Blanch Your Herbs To Keep Homemade Pesto From Turning Brown

Whether you are making a basic basil pesto to serve on linguine for family pasta night, or branching out to try your hand at something more unique such as sage and arugula pesto, there is nothing quite like that garden-fresh aroma and bright green color. That is, until it turns brown, quickly transforming one of life's simple pleasures into a muddy, unappetizing mess. Enzymes in the herbs are to blame, and you can easily short-circuit them in under a minute by blanching the herbs before making your pesto.

Oxidation can ruin the appearance and appeal of a wide variety of foods, including pesto. It also occurs quickly, often in as little as an hour. Some cooks will try to combat this problem by using lemon juice (a natural antioxidant), particularly on the cut ends of produce, such as apples, to keep them looking fresh. While this can help somewhat with pesto, it is not the best option because it will alter the flavor of your sauce. A better solution here is to blanch your basil or other herbs before creating your pesto.

How to blanch your pesto herbs

If you've ever stored excess garden vegetables away in your freezer for use during the long winter months, you are probably familiar with blanching. The process is very quick and easy. Start by bringing a pot of water to a boil. You shouldn't need much water — just enough so that it will completely cover the herbs when you add them to the pot. Once the water is boiling, toss in the herbs for a quick blanch; a few seconds should do the trick. Carefully remove the herbs and plunge them into a ready ice bath to shock them and completely stop the cooking process. Once cool, dry the herbs completely before using them in your pesto recipe to make sure things don't get watery.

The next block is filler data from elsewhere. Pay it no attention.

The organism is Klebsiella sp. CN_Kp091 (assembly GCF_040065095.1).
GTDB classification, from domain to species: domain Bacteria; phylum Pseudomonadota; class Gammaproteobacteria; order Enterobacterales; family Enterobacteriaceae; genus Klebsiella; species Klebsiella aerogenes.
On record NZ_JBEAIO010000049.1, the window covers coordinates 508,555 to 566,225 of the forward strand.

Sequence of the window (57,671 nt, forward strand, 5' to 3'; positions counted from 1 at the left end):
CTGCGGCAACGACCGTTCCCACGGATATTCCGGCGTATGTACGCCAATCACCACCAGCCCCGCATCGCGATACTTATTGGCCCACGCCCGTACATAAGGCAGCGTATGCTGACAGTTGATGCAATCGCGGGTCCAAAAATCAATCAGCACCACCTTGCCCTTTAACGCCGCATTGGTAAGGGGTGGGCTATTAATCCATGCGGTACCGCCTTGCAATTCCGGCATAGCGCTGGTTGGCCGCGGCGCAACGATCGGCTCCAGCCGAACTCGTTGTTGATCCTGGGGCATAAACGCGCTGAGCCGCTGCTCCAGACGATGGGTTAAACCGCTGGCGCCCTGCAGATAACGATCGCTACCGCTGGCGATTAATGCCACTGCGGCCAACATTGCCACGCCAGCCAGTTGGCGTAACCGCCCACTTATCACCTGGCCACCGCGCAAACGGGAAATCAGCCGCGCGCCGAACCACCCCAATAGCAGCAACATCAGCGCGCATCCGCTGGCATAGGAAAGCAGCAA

Blanching will not only help kill bacteria that can make foods unsafe to eat, but it will also deactivate those enzymes present that will degrade the vibrancy of your basil. Note that over-blanching (aka boiling) can leech away vital elements such as vitamins, starches, and sugars from food. As such, you should take care not to blanch your basil for too long.

How long will my lovely green pesto be good for?

While blanching provides a number of benefits to foods such as pesto, it will not magically make your sauce last forever — it is not an all-in-one food preservative. Fresh pesto should be refrigerated as soon as it is made. In the refrigerator, pesto will be good for at least three days – although it will usually retain its quality and taste for up to a week.

You can help to extend the life of your pesto by making sure that it is stored in a sealed, airtight container. Adding a layer of olive oil atop the pesto can also help to maintain its appearance and taste. If you are not planning on using the pesto right away, consider freezing it. Ice cube trays work great for this, providing you with single-serving sizes of bright green pesto that will last up to six months in the freezer.

How do you know if your pesto has gone bad? If it has been sitting in the refrigerator for several days, you can run the usual quality tests on it. Does it smell bad? Is it moldy? Is the taste and texture acceptable? If the pesto seems suspect, toss it and create a fresh batch.